A town hall meeting about the proposed merger is set for Aug. 18 at the French Auditorium on Concord Street.
Sean Beavers, an adjunct professor in the painting department at NHIA, first heard about the small art college’s plan to consider merging with Southern New Hampshire University on the news.
“My gut reaction was surprise, especially because we were in the midst of a presidential search that, from my understanding, was pretty far along in the process. They were about to interview final candidates, so the announcement seemed like it came out of nowhere,” said Beavers, who has been teaching at the downtown Manchester college for 15 years.
Beavers is against the merger – at least not now, he says, not before students, alumni and faculty have had a chance to fully understand the reasons why the NHIA board of trustees would consider it a good option.
To Beavers, it feels like they’re dismantling a one-of-a-kind piece of art.
“It’s like the Currier, this little gem of the arts culture, and it makes a lot of people’s lives better,” says Beavers.
Shortly after he heard about the merger, he received an email from Richard Strawbridge, executive vice president of the college, about a Memorandum of Understanding that NHIA and SNHU had entered into.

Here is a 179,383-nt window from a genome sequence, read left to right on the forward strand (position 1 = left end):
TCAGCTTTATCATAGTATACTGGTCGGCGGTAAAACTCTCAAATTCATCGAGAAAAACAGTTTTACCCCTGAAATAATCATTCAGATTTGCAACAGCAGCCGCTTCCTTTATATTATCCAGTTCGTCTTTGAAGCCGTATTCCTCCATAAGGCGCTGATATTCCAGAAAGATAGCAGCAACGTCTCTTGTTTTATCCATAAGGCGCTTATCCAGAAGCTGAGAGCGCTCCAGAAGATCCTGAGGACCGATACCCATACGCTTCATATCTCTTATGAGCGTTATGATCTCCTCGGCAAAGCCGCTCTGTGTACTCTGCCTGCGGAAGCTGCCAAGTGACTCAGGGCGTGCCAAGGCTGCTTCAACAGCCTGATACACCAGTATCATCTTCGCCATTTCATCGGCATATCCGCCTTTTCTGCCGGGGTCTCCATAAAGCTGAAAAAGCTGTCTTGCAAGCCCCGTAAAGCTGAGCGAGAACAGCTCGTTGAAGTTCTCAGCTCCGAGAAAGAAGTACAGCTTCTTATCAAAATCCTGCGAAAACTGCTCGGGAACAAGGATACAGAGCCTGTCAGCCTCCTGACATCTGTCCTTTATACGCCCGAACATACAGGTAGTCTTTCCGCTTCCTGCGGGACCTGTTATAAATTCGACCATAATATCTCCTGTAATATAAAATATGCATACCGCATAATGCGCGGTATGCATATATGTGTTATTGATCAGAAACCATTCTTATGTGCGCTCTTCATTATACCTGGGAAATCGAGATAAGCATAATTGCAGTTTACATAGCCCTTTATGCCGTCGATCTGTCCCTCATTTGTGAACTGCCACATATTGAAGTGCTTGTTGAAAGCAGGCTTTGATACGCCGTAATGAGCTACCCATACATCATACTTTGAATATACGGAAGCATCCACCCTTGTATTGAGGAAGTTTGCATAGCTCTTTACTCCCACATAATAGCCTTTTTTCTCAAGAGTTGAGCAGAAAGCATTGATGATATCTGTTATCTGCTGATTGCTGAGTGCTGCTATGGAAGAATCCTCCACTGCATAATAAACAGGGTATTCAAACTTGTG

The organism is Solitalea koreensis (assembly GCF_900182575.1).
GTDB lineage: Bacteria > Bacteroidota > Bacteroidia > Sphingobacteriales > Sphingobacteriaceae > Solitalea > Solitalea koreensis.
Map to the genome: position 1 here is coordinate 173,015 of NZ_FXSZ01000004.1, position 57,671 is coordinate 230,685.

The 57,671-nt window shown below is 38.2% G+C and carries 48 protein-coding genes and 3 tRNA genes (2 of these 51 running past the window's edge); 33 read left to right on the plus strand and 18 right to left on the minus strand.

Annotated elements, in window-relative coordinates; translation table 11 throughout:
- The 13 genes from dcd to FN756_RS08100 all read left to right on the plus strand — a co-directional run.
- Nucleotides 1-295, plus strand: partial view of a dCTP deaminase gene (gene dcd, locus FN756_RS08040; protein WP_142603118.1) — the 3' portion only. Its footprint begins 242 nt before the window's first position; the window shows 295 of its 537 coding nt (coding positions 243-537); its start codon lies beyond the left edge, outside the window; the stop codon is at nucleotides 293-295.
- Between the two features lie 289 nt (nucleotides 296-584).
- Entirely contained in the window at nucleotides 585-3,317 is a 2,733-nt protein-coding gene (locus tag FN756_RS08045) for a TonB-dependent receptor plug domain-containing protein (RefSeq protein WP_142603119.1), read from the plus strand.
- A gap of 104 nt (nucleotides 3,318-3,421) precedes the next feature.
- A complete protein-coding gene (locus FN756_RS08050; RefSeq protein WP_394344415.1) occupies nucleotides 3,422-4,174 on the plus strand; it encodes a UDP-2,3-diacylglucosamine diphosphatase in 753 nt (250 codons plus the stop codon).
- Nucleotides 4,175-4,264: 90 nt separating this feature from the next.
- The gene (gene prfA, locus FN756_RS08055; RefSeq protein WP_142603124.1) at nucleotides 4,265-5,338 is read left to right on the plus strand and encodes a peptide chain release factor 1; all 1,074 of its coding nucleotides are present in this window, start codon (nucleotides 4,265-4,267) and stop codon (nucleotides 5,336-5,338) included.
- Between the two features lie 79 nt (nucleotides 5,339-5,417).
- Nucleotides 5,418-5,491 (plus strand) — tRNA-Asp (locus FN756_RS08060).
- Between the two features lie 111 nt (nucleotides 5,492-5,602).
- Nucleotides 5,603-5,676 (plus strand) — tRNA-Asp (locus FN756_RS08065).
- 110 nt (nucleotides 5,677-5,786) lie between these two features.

Strawbridge says that was premature and never should have happened.
“The MOU was inadvertently released to the press, which it wasn’t supposed to be, and so since then we’ve been reacting to that. I’ve been in so many meetings to explain what this is all about, and the truth is, we’ve only just begun the due diligence,” says Strawbridge.
“I know a lot of people believe this is a done deal, but it’s not. We’re underway with that process. We’ve met with different constituencies from Southern New Hampshire
getting to know one another a bit, to determine if a merger is something that should happen this year – or ever,” says Strawbridge.
Part of the process has included a series of town hall meetings, the next of which is scheduled for August 18 at 5 p.m. at the French Auditorium, 148 Concord St.
The meeting is for students, employees and friends of the Institute who want to ask questions about the proposed merger of Paul LeBlanc, SNHU president.
Beavers says to date he and several other faculty and alumni have been in touch with NHIA board, but have not gotten the impression that the board is asking the right questions about the proposed merger. Their point of view is that it’s important for NHIA to remain a small, independent art-centric college, and that SNHU will absorb the college and reduce its significance as a fine-arts institution.